The good news about communication skills is that they don’t have to be innate, they can be learned. This soft skill is trained and practiced and then introduced into our daily life. There are mainly five topics for small talk: Life, Work, Food, Travel, Weather.

For Life it is appropriate to use phrases related to the emotional perception of the interlocutor, about current affairs and about life as such:

  • Hi, fancy seeing you here – how are you ?!
  • Hi … it’s great to see / hear you again!
  • How are things going?
  • What are you worried about?
  • What are you happy about? How’s life in [city]?

Topic Work involves talking about the latest changes in business:

  • Are you still working for (company)?
  • How’s it going at (company / university)?
  • How has business changed since we talked last?
  • Do you commute to work or do you live nearby?
  • Are you having a busy week?

Food – a topic that is very diverse in phrases not only about food, but also about places of its consumption, tastes, freshness of products, lifestyle and diet. Some phrases:

  • How do you like your steak?
  • Have you tried / Do you like the food here?
  • Would you like to get a coffee?
  • Do you usually have breakfast before work?
  • Do you like to cook or prefer to go out?
  • Do you know any good restaurants around here?

Conversation on the topic Travel is almost always appropriate, since many people like to travel, they will definitely learn something new and want to share it. Often, positive emotions and memories associated with travel can break any ice in communication. Phrases that will come to the rescue:

  • What is the one of the best places you’ve ever visited?
  • What is your idea of ​​a nice relaxing holiday?
  • Do you prefer to fly or to take a car?
  • Where would you recommend for sightseeing?
  • Where do you like to go on holiday?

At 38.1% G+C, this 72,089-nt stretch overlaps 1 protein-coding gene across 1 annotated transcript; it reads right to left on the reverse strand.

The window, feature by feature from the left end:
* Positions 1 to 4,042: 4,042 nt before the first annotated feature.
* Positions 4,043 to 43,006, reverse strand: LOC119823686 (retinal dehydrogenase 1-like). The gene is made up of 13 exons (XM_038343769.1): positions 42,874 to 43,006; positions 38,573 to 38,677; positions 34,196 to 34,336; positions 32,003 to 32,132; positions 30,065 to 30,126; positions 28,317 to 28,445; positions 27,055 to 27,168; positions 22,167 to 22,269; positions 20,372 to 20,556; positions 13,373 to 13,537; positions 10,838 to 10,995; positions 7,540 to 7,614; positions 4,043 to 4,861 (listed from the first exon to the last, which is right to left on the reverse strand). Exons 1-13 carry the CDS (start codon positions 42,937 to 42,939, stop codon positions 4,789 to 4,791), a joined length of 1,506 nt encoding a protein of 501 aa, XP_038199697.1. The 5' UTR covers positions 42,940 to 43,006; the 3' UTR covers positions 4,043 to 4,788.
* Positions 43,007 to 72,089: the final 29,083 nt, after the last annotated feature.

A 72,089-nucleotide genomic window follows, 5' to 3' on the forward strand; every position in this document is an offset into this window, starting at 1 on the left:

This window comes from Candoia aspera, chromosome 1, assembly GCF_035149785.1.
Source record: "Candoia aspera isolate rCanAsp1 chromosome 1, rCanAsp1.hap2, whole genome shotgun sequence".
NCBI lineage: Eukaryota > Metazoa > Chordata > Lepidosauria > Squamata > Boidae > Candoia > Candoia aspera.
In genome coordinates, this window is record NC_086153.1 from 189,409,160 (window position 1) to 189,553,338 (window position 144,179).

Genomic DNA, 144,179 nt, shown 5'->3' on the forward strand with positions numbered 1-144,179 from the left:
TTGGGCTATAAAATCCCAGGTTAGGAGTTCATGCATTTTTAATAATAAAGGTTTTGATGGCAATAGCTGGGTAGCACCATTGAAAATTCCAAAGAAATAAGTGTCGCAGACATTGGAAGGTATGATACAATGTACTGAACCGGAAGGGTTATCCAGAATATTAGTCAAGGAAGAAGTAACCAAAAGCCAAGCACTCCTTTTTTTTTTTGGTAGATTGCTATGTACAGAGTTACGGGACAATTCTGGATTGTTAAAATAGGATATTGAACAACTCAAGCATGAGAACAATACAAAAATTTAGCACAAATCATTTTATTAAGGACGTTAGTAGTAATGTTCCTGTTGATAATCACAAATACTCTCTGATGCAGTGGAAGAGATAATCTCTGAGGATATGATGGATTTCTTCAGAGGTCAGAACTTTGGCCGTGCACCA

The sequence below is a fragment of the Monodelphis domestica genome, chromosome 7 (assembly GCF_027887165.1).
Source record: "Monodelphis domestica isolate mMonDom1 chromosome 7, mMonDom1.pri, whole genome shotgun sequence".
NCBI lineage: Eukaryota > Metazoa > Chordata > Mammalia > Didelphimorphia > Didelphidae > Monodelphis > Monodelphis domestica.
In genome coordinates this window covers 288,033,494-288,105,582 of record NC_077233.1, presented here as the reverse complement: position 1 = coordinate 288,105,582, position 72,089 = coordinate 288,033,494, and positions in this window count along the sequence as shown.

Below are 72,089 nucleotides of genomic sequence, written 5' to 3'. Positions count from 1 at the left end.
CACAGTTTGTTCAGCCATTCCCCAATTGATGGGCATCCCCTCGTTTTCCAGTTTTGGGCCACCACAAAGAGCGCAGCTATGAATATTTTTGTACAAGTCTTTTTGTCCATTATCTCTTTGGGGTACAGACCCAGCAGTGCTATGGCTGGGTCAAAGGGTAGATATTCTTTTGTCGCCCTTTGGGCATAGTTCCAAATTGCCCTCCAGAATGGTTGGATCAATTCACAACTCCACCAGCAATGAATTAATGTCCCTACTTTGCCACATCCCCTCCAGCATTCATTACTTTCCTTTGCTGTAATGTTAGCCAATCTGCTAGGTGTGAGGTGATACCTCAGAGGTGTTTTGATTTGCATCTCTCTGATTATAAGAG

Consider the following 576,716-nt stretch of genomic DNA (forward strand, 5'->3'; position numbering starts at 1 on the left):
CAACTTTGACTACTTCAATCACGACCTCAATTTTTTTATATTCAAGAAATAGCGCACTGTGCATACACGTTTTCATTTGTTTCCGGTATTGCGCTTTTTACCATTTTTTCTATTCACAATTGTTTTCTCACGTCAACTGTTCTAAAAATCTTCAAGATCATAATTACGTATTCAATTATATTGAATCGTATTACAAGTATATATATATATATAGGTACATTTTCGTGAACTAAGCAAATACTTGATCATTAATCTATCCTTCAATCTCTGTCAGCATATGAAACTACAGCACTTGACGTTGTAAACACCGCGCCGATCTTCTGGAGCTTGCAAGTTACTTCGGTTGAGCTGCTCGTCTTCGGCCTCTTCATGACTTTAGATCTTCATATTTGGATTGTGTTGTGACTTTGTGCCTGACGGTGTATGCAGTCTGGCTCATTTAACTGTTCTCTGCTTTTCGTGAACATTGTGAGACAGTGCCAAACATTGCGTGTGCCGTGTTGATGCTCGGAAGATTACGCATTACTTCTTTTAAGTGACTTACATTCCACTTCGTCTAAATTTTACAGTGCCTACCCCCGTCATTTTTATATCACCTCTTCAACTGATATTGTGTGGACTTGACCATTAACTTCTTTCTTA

Perhaps the most conservative topic for a “little talk” is Weather… Relevant cliché phrases:

  • What do you think of the weather?
  • The weather is great / terrible this week, isn’t it?
  • What do you like to do when it is really cold / hot?
  • Do you know if we have good weather this weekend?

An elevator is a place where being silent or burying your phone (if you are not alone, of course) is not accepted in the English-speaking environment. It is believed that in the elevator we are “here and now”, so we must be open for communication on almost any topic. Relevant phrases in the elevator:

  • Hi, how are you?
  • Hi, we keep meeting. Where do you work?
  • Hi, what lunch / coffee places do you recommend around here?
  • Hi, is it supposed to rain today?
  • What did you think about the game last night?
  • I’ve just read this article about… Have you heard of (it)?
  • Would you like to hear my elevator pitch?

In addition to topics for “small conversation”, forms are also important: verbal communication at a meeting or communication on the phone, as well as non-verbal communication (correspondence). It is believed that in the latter form of communication, it is easier to avoid stressful situations in the context of small talk, while verbal communication is much more demanding. If when meeting (albeit with strangers) we can dazzle them with our smile, use personal charisma, charm and gestures, catch their emotions and facial expressions, then when communicating on the phone we are largely limited. The situation is greatly aggravated when we are dealing with a frustrated client, with whom a telephone conversation is fraught with many sharp angles. Here, small talk is more appropriate and useful than ever, especially if it is initiated in a friendly tone with a smile on his face (experts say that this smile is felt even when talking on the phone).

Some helper phrases for a telephone conversation:

  • Anything new happening today?
  • How are you doing today? (the word today shortens the scope of the question and increases the likelihood of getting a genuinely entertaining answer)